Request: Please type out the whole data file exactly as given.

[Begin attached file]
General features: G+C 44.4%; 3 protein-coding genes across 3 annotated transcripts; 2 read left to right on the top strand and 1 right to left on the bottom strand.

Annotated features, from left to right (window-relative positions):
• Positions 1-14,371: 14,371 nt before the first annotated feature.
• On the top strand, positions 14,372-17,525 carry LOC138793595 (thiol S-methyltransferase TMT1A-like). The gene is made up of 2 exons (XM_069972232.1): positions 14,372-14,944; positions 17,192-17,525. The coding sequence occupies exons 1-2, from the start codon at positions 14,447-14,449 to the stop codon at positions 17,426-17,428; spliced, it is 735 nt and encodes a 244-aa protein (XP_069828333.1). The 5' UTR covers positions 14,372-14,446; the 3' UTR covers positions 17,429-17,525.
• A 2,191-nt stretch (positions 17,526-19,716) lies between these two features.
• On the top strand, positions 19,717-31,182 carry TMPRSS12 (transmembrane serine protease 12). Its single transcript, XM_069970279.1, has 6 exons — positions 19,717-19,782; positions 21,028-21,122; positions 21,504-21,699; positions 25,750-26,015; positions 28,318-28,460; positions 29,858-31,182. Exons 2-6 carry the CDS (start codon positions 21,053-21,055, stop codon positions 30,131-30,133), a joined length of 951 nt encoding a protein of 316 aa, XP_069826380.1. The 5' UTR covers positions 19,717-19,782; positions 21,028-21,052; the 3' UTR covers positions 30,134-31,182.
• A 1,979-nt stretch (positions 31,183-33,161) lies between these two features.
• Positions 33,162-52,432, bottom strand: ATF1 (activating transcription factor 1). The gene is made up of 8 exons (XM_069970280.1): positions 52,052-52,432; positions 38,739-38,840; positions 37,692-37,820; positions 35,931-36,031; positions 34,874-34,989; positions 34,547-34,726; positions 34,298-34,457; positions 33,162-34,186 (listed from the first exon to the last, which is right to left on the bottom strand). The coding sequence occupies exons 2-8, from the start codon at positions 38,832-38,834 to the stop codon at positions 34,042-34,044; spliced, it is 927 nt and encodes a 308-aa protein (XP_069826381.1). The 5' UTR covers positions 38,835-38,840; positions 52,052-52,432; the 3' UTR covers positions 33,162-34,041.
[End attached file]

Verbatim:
General features: G+C 44.4%; 3 protein-coding genes across 3 annotated transcripts; 2 read left to right on the top strand and 1 right to left on the bottom strand.

Annotated features, from left to right (window-relative positions):
• Positions 1-14,371: 14,371 nt before the first annotated feature.
• On the top strand, positions 14,372-17,525 carry LOC138793595 (thiol S-methyltransferase TMT1A-like). The gene is made up of 2 exons (XM_069972232.1): positions 14,372-14,944; positions 17,192-17,525. The coding sequence occupies exons 1-2, from the start codon at positions 14,447-14,449 to the stop codon at positions 17,426-17,428; spliced, it is 735 nt and encodes a 244-aa protein (XP_069828333.1). The 5' UTR covers positions 14,372-14,446; the 3' UTR covers positions 17,429-17,525.
• A 2,191-nt stretch (positions 17,526-19,716) lies between these two features.
• On the top strand, positions 19,717-31,182 carry TMPRSS12 (transmembrane serine protease 12). Its single transcript, XM_069970279.1, has 6 exons — positions 19,717-19,782; positions 21,028-21,122; positions 21,504-21,699; positions 25,750-26,015; positions 28,318-28,460; positions 29,858-31,182. Exons 2-6 carry the CDS (start codon positions 21,053-21,055, stop codon positions 30,131-30,133), a joined length of 951 nt encoding a protein of 316 aa, XP_069826380.1. The 5' UTR covers positions 19,717-19,782; positions 21,028-21,052; the 3' UTR covers positions 30,134-31,182.
• A 1,979-nt stretch (positions 31,183-33,161) lies between these two features.
• Positions 33,162-52,432, bottom strand: ATF1 (activating transcription factor 1). The gene is made up of 8 exons (XM_069970280.1): positions 52,052-52,432; positions 38,739-38,840; positions 37,692-37,820; positions 35,931-36,031; positions 34,874-34,989; positions 34,547-34,726; positions 34,298-34,457; positions 33,162-34,186 (listed from the first exon to the last, which is right to left on the bottom strand). The coding sequence occupies exons 2-8, from the start codon at positions 38,832-38,834 to the stop codon at positions 34,042-34,044; spliced, it is 927 nt and encodes a 308-aa protein (XP_069826381.1). The 5' UTR covers positions 38,835-38,840; positions 52,052-52,432; the 3' UTR covers positions 33,162-34,041.